"Was the journey down from Oxfordshire trying?" Nick asked, passing Banks a healthy tot and topping up his own.
"The weather didn't help, but traveling always gives a man time to think. Has the former pastor been absent long?"
Not long enough. "Less than a month," Nick said, and because the Earls of Bellefonte had held the Haddondale living for centuries, Nick blathered on.
While Kirsten sat like a cat on the sofa and lapped up every word.
"Our previous vicar was old-fashioned," Nick said. "Full of damnation and judgment and the fires of hell, though we grew used to his style." Hard to cadge a Sunday morning nap when somebody insisted on yelling for much of the service, though.
"He was also old," Kirsten volunteered. "He didn't listen well, and his gout plagued him without mercy."
Banks managed to look elegant, even in stained riding boots, a wrinkled cravat, and a coat that needed taking in at the seams. His cheekbones conveyed derring-do, his long-fingered hands, sensitivity. What a damned silly waste on a country vicar.
"My predecessor suffered hearing problems?" Banks asked.
"He didn't listen well," Kirsten clarified, while Nick felt the tension of a conversational bow being drawn back right to the archer's chin.
When Banks ought to have complimented Nick on the library's appointments, or the brandy, or the fine collection of books the old earl had gone into debt amassing, Banks instead turned those dark eyes on Kirsten.
"Might you give me an example, Lady Kirsten? One doesn't want unfortunate history to repeat itself."
A miracle occurred in the Belle Maison library, while Nick looked on and sipped his brandy. Kirsten Haddonfield, Witch without Broomstick, engaged a guest in civil conversation. No hidden meanings, no veiled barbs, no slightly outrageous testing of the boundaries of propriety.
"Mr. Clackengeld suffers gout the same as Vicar did," Kirsten said, "though Mr. Clackengeld works in the livery, so he's out in all weather. When he asked Vicar how the knee was, he got a lecture about suffering giving us an opportunity for humility."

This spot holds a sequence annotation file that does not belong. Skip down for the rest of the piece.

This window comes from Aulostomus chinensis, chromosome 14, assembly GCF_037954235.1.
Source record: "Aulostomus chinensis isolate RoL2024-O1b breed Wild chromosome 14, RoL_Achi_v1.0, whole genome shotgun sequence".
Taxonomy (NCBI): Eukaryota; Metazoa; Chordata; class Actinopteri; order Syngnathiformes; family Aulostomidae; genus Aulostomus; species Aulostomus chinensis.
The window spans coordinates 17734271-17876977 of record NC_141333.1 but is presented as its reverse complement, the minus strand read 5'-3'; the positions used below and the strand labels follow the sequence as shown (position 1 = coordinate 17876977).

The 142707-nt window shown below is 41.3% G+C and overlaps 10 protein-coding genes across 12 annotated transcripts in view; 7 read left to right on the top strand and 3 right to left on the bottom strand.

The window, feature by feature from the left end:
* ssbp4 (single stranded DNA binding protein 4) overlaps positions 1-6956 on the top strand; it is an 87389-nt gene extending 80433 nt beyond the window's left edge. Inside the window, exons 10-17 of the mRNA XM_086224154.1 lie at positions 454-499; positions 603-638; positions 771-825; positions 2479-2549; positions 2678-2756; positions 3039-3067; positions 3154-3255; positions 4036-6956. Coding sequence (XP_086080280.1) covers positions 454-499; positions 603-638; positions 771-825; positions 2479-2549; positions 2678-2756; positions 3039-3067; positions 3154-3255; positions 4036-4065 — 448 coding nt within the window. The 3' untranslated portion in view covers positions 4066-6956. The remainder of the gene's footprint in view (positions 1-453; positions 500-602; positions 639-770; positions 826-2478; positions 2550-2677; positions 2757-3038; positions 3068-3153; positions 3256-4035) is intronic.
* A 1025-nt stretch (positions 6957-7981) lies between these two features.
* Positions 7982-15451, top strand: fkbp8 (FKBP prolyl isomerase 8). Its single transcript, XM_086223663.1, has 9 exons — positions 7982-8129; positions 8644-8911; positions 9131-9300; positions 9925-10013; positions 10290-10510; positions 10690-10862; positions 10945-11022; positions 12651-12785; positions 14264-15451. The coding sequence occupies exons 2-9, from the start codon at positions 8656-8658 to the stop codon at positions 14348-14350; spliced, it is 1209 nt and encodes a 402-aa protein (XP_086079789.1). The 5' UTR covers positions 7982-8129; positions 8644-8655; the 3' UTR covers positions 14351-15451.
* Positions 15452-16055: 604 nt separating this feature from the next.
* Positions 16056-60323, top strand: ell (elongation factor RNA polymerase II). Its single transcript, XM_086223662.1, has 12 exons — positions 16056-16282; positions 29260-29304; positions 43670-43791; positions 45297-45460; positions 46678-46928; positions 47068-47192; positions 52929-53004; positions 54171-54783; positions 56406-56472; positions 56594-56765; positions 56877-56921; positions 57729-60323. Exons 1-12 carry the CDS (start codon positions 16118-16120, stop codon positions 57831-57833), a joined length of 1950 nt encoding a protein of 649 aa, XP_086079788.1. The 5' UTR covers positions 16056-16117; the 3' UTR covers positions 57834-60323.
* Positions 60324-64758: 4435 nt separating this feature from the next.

Banks considered his drink, then turned such a smile on Kirsten as would have felled Byron and all his lovelies at once.
"You didn't allow it to end there, did you, my lady?"
That smile was sweet and invited confidences-not a scintilla of flirtation about it.
"I commented more loudly than I should have that humility is a virtue best learned by example," Kirsten replied.
Some fairy prince had snatched Kirsten Haddonfield away and, in her place, left a pretty, smiling, shy young woman. The shy part, Nick had long suspected. Kirsten lobbed Latin phrases into her speech, marched about with unladylike purpose, and dispatched her opinions like a gunnery sergeant aiming shot into the enemy's cavalry charge.
In short, she repelled boarders with the few effective weapons at a lady's disposal.
Banks had needed nothing more than a smile and a certain relaxed, conspiratorial air to win a morsel of Kirsten's trust.
"Interesting approach, Lady Kirsten. What about you, my lord?" Banks asked. "Have you guidance to render as I approach this post? I've spent my life in Little Weldon, but for my years at Oxford, and my flock and I were familiar from long acquaintance. What of the people here?"
One could not lie to this fellow, not when that smile still beamed forth unchecked.
"We're the usual sort," Nick said. "Mostly hardworking, a few slackers; mostly kind, a few grouches. We aren't given to frivolity, but neither are we a flock of Presbyterians crows, poking our beaks into our neighbor's business. You should get on well with us if you're halfway decent regarding matters of faith and can dance a Sir Roger de Coverly with the occasional spinster."
"Sir Roger and I are well acquainted." Banks wasn't even looking at Kirsten, and Nick knew his sister was already mentally parading about the spring assembly beside a man who had no grasp of flirtation.
Nick went on to describe the various illuminati of the community, such as a rural village had illuminati, and all the while he mentally wrestled with a question.
Why was it the first fellow to cut through the thicket of Kirsten Haddonfield's social thorns was a poor, tired, nearly haggard man of the cloth, and a married man of the cloth at that?
And was this a positive development-Nick had begun to despair of Kirsten's prospects, to dread even sharing meals with her-or was it a harbinger of disaster?